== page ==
As pop culture has evolved in the past 15 years, so has Daniel Craig’s version of James Bond.
In “Casino Royale,” he was a Jason Bourne-like, acrobatic hero. In “Skyfall,” he was a dark, quasi-”Dark Knight”-type hero.
As Craig’s run as Bond closes with “No Time to Die,” he’s closer to the tragic TV character Jack Bauer from “24” in that nothing can go right for him.
As it goes, Bond can afford all of the fancy technology, tuxedos and hidden vacation spots that most people can only dream of having. But he can’t get a decent day’s rest without someone gunning for his head.
Enjoying retirement after the events of “Spectre,” Bond spends most of his time jet-setting around the world with his girlfriend, Madeleine Swann (Léa Seydoux). For once, life is good — until a bomb planted by assassins goes off and causes the old 007 to go back to his old ways.
Adding to Bond’s troubles, Swann has a dark secret from her childhood, a connection to the crazed murderer Lyutsifer Safin (Rami Malek) that has come back to haunt her.
In its bloated 163-minute running time, there’s a lot for Bond to unpack as he shoots his way across the world to stop Safin and Ernst Blofeld’s Spectre organization from getting the last word. But it’s rarely been more kinetic, loud and intense.
Directed by Cary Joji Fukunaga (“True Detective”), “No Time to Die” dashes away previous director Sam Mendes’ classic Bond sheen and throws a few layers of dirt and blood on it while maintaining its slick fight choreography. Like Bond, Fukunaga’s spinning a lot of plates at once, trying to wrap up a 15-year-old series while telling a story that’s compelling and stands on its own.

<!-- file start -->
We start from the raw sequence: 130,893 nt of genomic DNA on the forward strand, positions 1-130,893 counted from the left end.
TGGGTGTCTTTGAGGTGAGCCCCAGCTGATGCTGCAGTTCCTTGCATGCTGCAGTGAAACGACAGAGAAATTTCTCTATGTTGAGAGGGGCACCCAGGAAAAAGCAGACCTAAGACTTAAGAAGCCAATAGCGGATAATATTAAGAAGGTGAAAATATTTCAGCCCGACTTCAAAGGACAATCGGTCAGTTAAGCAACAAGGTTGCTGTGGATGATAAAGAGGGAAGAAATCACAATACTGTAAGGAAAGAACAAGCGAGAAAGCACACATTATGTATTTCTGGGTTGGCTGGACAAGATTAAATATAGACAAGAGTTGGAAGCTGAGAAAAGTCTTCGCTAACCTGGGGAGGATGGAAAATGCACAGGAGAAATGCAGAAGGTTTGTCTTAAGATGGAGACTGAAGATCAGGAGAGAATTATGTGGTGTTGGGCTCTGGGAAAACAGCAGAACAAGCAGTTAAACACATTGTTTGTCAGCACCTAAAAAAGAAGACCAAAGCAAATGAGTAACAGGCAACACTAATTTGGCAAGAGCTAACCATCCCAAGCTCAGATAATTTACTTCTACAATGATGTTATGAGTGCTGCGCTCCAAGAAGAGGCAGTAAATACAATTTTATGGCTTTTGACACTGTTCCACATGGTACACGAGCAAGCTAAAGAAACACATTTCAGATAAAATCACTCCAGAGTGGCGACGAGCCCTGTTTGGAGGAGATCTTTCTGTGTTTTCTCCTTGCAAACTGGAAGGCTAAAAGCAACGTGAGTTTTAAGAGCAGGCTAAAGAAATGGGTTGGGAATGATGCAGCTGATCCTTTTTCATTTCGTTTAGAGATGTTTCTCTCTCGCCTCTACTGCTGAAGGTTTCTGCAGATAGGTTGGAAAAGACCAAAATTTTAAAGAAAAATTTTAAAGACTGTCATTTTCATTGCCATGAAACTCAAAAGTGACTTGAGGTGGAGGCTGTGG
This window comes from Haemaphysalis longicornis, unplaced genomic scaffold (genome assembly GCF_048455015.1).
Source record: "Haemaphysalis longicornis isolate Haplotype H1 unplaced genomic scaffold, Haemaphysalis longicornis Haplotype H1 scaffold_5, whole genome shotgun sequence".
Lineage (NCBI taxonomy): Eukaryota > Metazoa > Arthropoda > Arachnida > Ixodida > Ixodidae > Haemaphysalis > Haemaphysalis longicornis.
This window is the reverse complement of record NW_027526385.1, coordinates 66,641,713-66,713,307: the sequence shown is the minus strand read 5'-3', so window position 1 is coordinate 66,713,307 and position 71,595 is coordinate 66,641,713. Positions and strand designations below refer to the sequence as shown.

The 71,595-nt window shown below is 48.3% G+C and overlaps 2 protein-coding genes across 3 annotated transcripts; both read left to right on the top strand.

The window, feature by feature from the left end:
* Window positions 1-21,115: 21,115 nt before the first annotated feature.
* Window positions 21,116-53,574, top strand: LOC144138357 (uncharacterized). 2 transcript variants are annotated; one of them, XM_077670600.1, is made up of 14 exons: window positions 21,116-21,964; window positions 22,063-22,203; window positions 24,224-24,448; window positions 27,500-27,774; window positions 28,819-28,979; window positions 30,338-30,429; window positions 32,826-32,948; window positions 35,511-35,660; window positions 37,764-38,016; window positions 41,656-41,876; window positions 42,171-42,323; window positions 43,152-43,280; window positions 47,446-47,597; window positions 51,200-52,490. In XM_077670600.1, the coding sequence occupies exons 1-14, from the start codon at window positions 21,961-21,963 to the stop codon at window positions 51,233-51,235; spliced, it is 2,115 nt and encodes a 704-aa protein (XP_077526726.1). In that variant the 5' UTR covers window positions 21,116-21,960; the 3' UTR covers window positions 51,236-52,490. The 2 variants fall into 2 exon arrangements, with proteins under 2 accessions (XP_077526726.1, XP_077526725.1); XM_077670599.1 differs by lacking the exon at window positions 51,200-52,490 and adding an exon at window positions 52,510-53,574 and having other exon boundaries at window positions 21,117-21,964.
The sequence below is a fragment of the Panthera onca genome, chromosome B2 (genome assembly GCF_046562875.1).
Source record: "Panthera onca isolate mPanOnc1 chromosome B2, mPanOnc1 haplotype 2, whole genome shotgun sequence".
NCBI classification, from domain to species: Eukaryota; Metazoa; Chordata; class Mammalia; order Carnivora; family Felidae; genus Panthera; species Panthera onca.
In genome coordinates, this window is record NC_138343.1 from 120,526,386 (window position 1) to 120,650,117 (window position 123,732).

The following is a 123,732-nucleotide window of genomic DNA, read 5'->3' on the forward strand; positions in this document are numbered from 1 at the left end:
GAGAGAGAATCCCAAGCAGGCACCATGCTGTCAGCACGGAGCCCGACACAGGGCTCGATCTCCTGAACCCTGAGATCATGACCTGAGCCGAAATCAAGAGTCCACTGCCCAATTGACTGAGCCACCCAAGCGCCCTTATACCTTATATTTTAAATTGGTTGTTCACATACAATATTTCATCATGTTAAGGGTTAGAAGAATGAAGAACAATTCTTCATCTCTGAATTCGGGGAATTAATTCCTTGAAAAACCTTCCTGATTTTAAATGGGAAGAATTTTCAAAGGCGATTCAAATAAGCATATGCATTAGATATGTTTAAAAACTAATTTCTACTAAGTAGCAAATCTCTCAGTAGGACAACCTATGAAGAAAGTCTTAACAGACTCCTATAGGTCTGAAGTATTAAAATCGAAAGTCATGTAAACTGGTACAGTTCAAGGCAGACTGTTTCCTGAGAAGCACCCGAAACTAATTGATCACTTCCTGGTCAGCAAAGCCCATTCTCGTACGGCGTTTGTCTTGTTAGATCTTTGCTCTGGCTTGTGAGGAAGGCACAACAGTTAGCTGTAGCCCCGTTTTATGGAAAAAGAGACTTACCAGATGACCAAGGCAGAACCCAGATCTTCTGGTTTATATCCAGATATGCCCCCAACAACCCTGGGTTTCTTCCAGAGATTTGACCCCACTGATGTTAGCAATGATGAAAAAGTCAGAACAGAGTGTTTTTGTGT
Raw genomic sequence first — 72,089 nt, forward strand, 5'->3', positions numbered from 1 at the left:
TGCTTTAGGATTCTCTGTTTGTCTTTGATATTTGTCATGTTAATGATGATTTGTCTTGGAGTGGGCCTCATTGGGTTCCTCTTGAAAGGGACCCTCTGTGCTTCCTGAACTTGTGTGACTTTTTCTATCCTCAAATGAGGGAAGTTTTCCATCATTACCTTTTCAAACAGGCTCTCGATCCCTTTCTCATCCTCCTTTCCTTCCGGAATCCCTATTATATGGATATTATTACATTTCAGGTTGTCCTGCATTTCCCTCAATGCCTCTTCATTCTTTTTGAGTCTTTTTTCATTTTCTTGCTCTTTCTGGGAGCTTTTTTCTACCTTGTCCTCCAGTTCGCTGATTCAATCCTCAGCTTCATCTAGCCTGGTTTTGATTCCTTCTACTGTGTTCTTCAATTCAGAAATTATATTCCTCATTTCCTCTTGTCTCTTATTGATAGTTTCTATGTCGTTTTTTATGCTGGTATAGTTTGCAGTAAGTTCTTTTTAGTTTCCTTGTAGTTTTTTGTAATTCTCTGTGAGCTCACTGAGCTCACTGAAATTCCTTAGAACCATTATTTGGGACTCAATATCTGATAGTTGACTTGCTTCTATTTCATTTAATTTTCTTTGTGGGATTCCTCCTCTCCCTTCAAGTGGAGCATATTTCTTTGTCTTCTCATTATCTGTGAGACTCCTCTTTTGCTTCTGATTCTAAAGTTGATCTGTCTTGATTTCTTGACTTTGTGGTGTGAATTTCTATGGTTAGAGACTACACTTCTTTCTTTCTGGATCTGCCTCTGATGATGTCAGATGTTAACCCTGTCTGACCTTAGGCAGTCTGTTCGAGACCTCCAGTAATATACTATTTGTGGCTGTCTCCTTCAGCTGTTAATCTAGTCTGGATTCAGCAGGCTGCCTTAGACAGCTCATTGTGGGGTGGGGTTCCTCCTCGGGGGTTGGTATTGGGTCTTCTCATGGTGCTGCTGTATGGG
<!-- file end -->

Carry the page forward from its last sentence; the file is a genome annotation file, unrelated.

For the most part, Fukunaga and the movie succeed in doing both. The first hour is a mesmerizing balance of genres, from the horror movie-like opening of Safin chasing a pint-sized Swann in her remote home to pulse-pounding action movie sequences where Bond uses all of the resources around him, from motorcycles to laundry, so he can beat a group of assassins senseless.
The problem with the energy of the movie’s first act is that that level of excitement is unsustainable. When the movie comes back down to earth, it tends to fall into some standard Bond problems: double-crossing agents, his agency turning against him, loved ones getting kidnapped and a race against time. And it’s all handled darkly and somberly.
These are all forgivable 007 tropes when the villain is compelling, like Mads Mikkelsen’s cunning Le Chiffre in “Casino Royale” and Javier Bardem’s Joker-like Silva in “Skyfall.” Safin brings nothing new to the table. He talks in menacing whispers and has a plan to use biotechnology to kill millions of people. Stop me if you think you’ve heard of that before.
Among the well-tread territory of the movie’s second act, there is some freshness. Lashana Lynch breaks up the movie’s serious tone as Nomi, a new 00 agent replacing Bond at MI6. “Knives Out’s” Ana de Armas has a fun cameo that leaves you wanting more, and warm returns by Felix Leiter (Jeffrey Wright) and Q (Ben Whishaw) are nice additions.
While Craig’s run as Bond had its highs and lows, “No Time to Die” lands well enough that you’re glad to have spent time with it during this decade and a half. But you’re also hopeful that the next Bond will lighten up a little bit.